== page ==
TOPICS: Era of peak youth

When we talk about young people in Nepal, we often talk about the vicious circle that gets linked to youth: economic downturn  lack of employment opportunities  youth migration - shortage of youth force in economic sector - economic downturn.

But this circle can be broken, if we can play our cards carefully.

Earthquake, blockade, and syndicate can be replaced by rebuilding resilient and reintegration works.

In Nepal, the median age of our population is 23.4. But this will not carry on forever if we can play our cards carefully. It is the last time in the planet’s history that more people will be under 30 rather than older: right now we are living in the era of ‘peak youth’.

The total number of young people in the world is starting to plateau. Today, we have the largest global youth population in history, and this mass will remain for several decades before beginning to shrink later this century.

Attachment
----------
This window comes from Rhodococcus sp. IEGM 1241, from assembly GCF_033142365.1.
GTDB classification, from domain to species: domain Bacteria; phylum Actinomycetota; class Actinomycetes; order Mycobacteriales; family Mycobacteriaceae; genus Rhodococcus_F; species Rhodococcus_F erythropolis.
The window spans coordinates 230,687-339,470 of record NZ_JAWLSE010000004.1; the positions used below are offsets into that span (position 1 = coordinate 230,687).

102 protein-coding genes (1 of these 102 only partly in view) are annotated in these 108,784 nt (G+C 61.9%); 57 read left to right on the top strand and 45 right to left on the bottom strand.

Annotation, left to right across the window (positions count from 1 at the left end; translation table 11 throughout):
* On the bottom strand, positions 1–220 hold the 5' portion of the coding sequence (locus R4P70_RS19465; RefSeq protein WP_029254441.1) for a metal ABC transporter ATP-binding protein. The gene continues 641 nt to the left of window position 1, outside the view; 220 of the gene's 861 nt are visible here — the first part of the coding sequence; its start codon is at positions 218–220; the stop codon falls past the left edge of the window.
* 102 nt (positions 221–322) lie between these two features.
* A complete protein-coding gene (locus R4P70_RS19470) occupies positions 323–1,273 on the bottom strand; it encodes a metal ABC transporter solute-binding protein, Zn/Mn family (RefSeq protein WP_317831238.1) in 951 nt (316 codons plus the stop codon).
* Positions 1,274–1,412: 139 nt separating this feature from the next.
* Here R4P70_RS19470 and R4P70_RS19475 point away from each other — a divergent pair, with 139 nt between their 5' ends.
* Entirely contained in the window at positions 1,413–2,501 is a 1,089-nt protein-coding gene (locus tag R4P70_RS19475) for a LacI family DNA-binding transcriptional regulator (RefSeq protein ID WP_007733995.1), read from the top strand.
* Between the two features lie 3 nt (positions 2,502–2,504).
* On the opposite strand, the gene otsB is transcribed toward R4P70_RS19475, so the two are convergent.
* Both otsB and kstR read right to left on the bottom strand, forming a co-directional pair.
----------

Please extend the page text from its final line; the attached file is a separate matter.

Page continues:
First, we need to change the way we think about youth. The UN counts 1.8 billion as youths because they are 15 to 24 years old, but this definition is changing.

The transition to adulthood is being stretched in all countries, as young people in our country are still waiting to take the lead of development and rebuilding initiatives.   The power of youth is that they are neither dependent children nor fully independent adults.

Young people are a vital group facing huge personal challenges, challenges on which society collectively succeeds or fails. Youth is not an age bracket, it is the passing from dependency to independence. It is a transition full of potential.

Second, we need to change the way we think about what youth can do. This will happen within the lifetimes of many of us today.

We have seen an example of what young people can do to change our country positively already, in the way that our young people are returning from migration to rebuild their damaged homes, and promoting social entrepreneurship in their communities.

Finally, we need to change our assumptions about what young people want. So many of those stereotypes about young people in our country come from assuming that what they want is either to change things in a way that is a threat to society, or that they are so apathetic they do not want anything at all.

Most of all, they want to show they can, and are already leading. This moment of ‘peak youth’ can be a historic opportunity for positive change.